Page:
"It used to be the case that journalists had time to go and find critical stories, whereas now they don't. They are relying on other people to provide their material," he says.
As Williams sees it, this has had "potentially catastrophic consequences" for the ability of the media to hold science to account. He urges scientists to care "as citizens" about informing the public, but acknowledges that from their self-interested perspective, this might be a pretty rosy place to be: not only is it easier to do a job without media criticism, but there is less room for error if journalists simply cut and and paste press releases.
"The scientific establishment would understandably like to have as much control (of the media) as possible and because of these structural weaknesses it is able to have more control than it probably has ever had," he says.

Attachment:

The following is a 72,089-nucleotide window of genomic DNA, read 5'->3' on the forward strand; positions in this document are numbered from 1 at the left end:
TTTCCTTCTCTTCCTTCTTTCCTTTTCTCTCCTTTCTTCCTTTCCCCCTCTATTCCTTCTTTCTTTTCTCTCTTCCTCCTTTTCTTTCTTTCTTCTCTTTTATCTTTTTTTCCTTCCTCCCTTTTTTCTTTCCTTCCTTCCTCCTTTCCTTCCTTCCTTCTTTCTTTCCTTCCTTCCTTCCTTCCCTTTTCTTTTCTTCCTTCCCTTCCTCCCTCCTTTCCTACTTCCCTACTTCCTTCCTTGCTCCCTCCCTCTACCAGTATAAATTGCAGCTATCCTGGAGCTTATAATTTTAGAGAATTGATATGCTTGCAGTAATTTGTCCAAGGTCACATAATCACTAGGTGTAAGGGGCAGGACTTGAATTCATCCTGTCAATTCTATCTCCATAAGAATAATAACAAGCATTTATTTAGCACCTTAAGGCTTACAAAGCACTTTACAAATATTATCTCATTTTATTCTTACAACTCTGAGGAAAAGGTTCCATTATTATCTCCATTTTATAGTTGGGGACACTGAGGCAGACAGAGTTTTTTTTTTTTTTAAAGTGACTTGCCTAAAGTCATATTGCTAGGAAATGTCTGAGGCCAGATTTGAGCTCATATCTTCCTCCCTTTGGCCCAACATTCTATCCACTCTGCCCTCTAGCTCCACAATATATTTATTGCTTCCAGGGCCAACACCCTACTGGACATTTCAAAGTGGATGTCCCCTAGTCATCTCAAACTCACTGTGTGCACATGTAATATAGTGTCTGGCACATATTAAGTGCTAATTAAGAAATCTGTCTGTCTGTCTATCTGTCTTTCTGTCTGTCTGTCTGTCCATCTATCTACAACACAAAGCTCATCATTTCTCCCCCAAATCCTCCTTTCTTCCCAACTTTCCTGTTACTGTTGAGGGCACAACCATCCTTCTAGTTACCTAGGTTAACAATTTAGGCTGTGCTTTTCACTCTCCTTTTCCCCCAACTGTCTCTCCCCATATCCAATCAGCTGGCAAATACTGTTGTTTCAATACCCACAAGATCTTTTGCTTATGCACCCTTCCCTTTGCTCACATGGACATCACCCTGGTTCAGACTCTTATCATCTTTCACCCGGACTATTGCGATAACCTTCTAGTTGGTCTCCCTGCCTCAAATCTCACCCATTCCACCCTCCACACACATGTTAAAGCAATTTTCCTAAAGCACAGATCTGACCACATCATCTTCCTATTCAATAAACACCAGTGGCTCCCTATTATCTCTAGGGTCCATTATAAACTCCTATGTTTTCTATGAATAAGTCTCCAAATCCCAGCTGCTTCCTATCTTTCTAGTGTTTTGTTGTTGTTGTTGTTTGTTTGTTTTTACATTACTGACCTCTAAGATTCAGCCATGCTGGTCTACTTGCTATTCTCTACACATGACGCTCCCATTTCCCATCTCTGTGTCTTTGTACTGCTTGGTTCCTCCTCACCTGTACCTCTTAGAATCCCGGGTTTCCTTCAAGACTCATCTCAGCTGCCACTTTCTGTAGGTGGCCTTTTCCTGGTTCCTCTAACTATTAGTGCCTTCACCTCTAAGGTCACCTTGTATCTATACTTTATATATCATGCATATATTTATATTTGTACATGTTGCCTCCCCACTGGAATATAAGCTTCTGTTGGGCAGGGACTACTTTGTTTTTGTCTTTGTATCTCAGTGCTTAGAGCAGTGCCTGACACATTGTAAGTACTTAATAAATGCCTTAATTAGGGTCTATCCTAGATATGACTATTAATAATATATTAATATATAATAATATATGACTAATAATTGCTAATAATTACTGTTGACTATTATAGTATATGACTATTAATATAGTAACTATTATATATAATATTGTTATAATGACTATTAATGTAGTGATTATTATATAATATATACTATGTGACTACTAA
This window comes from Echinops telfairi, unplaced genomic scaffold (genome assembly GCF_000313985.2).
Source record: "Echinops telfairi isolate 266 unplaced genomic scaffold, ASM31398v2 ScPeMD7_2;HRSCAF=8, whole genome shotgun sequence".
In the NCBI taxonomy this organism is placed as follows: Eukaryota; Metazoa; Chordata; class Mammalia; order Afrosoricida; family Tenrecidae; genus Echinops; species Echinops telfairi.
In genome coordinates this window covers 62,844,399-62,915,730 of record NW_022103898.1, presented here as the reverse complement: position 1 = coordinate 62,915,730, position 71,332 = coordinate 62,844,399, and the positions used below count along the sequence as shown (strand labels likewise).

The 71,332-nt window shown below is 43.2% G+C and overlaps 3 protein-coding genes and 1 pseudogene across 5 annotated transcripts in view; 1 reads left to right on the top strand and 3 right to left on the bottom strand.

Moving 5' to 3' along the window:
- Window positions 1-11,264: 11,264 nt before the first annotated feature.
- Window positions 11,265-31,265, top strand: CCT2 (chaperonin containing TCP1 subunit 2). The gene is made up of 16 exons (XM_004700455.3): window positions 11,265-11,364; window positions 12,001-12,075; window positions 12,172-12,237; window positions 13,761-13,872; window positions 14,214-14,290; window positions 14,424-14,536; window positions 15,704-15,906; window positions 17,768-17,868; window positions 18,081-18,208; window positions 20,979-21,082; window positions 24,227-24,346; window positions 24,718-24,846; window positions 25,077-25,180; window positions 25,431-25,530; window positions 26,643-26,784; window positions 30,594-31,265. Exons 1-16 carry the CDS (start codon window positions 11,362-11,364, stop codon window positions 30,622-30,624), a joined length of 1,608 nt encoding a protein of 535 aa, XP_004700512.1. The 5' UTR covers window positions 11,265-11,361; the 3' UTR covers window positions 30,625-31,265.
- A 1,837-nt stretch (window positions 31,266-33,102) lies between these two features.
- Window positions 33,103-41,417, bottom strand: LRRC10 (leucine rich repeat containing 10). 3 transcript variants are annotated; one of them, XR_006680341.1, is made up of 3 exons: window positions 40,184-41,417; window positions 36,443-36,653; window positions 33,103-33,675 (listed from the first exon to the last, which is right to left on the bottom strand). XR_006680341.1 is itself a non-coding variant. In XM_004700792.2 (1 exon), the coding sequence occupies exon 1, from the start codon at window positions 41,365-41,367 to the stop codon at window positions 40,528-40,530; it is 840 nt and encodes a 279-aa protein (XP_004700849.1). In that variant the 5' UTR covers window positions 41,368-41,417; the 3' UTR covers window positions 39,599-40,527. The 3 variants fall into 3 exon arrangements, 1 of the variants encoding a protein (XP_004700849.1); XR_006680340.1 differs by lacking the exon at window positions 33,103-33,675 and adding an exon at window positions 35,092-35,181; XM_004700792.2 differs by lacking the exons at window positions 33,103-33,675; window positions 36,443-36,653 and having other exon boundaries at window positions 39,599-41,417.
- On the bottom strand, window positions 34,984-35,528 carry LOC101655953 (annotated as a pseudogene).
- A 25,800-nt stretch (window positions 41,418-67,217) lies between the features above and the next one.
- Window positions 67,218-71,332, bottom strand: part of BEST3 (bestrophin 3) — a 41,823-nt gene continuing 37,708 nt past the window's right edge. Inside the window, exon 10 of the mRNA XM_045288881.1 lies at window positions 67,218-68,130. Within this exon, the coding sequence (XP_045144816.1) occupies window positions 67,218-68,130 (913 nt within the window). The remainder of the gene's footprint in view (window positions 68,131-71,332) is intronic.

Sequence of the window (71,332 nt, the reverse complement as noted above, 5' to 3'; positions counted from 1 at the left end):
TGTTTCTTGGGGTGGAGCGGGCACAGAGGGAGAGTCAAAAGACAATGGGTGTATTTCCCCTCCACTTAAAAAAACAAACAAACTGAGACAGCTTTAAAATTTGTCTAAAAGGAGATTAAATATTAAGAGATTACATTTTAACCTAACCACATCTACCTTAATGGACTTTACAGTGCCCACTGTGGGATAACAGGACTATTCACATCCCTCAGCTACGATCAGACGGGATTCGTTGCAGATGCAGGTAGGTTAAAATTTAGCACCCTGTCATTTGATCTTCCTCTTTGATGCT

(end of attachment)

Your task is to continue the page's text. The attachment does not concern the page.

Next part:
Fiona Fox, director of the Science Media Centre, is the first to admit that she thinks science journalism can be too referential and she takes her hat off to those who are prepared to take a more critical line. But if journalists want to eat off the SMC's plate, she is certainly not about to stop them. "Let's be honest - structural problems (in journalism) are an opportunity for PR offices."
And it is not hard to see why Fox may be keen to have stories covered by specialist science reporters rather than generalist journalists. Not only are there questions of accuracy, but the former could also potentially be more sympathetic.
"From the very first sociological studies into science journalism, it has been suggested that at times specialists get too close to their news sources and lose their critical edge," says Williams' report.